An American astronaut and two Russian cosmonauts<http://www.floridatoday.com/article/20120427/SPACE/120427005/Astronaut-cosmonauts-safely-return-Earth?odyssey=tab%7Ctopnews%7Ctext%7CSpace%20News> are back on Earth today after a high-flying departure from the International Space Station.
Cosmonaut Anton Shkaplerov backed a Russian Soyuz spacecraft away from the outpost about 4:18 a.m. EDT. Flying along with him: U.S. astronaut Dan Burbank and cosmonaut Anatoly Ivanishin.

HOW LONG HAS TITAN BEEN A HAZY METHANE MOON?<http://starryskies.net/?p=24495>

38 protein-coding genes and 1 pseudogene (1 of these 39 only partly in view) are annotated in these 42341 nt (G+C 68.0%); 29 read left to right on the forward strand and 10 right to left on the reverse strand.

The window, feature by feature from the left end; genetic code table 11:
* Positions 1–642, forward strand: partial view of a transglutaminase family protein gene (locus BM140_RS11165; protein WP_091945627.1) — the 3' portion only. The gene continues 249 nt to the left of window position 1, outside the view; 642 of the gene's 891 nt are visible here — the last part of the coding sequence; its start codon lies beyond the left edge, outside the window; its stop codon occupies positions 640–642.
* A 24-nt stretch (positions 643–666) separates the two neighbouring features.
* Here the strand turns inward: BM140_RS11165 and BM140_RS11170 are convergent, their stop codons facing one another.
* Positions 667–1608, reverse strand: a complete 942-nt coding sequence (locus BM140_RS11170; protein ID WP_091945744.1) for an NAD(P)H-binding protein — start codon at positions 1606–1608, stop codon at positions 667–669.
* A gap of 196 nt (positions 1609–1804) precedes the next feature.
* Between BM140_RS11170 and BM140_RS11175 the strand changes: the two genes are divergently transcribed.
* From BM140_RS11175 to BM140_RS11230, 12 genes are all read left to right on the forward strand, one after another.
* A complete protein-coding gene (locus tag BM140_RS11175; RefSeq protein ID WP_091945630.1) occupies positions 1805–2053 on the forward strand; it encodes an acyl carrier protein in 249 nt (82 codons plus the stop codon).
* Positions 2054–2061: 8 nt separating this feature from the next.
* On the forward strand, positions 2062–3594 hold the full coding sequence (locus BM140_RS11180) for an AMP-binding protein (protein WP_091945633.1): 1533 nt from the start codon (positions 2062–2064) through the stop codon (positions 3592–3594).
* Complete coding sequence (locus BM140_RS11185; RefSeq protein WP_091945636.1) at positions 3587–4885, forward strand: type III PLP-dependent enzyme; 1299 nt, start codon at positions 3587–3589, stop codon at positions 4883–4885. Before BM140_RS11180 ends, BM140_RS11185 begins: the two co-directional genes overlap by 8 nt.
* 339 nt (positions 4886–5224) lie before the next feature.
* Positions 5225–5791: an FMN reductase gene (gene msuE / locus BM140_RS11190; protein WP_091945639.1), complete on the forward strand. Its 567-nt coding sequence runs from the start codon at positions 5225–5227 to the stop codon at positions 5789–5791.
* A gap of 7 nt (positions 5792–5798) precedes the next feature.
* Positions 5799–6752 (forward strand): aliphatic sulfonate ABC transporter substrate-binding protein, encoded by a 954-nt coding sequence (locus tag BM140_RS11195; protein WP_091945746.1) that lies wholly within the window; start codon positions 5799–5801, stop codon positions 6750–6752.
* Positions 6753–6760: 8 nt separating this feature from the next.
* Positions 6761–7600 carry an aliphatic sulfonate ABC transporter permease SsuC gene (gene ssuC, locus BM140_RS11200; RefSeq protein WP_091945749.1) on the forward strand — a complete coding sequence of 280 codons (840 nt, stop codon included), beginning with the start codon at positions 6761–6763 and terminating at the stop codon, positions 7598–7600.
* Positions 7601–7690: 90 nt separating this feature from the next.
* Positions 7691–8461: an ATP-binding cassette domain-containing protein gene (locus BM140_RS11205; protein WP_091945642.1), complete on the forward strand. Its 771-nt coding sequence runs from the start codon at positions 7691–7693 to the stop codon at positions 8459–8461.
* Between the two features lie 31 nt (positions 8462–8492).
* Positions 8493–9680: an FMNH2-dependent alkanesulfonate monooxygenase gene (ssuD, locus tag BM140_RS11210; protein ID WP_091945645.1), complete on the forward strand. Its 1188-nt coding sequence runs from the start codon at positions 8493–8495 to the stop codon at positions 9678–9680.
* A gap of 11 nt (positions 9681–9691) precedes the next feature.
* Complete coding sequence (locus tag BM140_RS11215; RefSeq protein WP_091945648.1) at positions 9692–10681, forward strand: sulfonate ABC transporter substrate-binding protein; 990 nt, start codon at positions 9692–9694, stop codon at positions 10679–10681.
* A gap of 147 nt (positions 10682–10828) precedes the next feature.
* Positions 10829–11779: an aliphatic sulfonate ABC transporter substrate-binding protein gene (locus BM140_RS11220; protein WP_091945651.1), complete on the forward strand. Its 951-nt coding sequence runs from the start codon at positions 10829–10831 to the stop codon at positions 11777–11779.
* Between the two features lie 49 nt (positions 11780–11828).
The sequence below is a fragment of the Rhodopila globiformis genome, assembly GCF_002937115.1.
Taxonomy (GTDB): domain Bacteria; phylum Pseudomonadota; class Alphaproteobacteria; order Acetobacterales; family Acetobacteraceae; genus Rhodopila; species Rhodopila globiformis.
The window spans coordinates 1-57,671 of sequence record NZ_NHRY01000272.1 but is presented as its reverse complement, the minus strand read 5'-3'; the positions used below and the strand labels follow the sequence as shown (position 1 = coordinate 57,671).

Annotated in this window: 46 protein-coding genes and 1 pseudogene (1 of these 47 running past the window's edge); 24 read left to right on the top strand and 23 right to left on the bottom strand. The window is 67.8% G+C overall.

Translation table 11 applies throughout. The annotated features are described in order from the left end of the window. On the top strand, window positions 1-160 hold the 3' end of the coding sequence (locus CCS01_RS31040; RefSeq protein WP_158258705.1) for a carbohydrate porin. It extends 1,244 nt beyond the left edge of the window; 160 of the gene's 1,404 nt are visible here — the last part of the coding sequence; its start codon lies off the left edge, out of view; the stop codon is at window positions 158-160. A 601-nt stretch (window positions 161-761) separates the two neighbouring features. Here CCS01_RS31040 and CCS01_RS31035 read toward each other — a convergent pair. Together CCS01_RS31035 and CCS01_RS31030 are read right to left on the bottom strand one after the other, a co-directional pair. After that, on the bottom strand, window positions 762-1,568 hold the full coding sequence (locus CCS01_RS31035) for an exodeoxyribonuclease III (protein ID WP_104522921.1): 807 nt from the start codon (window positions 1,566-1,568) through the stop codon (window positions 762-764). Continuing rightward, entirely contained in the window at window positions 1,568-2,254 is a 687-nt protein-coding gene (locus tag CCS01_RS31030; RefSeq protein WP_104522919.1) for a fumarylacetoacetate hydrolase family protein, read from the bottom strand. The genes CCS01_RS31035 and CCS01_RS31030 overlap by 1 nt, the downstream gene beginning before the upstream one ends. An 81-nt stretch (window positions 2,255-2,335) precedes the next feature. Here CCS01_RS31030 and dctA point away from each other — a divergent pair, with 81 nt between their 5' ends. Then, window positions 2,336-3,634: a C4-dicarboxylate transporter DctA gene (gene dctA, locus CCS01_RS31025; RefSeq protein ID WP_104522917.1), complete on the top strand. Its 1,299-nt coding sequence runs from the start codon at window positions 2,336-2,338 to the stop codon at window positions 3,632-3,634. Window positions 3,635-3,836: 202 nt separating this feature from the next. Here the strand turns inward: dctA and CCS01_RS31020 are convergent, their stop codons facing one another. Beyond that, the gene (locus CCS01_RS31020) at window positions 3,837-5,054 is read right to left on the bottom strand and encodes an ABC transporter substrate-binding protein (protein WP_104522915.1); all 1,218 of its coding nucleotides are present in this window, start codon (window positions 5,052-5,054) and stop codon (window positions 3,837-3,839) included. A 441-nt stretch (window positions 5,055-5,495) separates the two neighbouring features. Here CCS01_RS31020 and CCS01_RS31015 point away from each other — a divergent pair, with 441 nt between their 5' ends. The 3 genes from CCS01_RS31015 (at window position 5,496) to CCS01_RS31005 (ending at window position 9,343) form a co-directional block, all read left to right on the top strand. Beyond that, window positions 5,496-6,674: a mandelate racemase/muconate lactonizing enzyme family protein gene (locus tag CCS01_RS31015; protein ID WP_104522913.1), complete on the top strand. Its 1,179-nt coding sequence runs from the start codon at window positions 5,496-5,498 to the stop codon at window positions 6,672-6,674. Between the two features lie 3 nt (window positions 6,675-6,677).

Saturn's moon Titan<http://news.discovery.com/space/just-how-long-has-titan-been-a-hazy-methane-moon-120427.html> is one of the most scientifically interesting spots in the solar system. The second-largest moon after Jupiter's Gannymede and bigger than the planet Mercury, it's shrouded beneath a thick, smoggy atmosphere rich in methane creating a greenhouse effect and constantly unloads complex hydrocarbons that rain down on the surface.

Going platinum<http://starryskies.net/?p=24493>

CAN reality trump art?<http://www.economist.com/node/21553419> That was the question hovering over the launch on April 24th, at the Museum of Flight in Seattle, of a plan by a firm called Planetary Resources to mine metals from asteroids and bring them back to Earth.

Editorial: Ideas must venture out of this world<http://starryskies.net/?p=24491>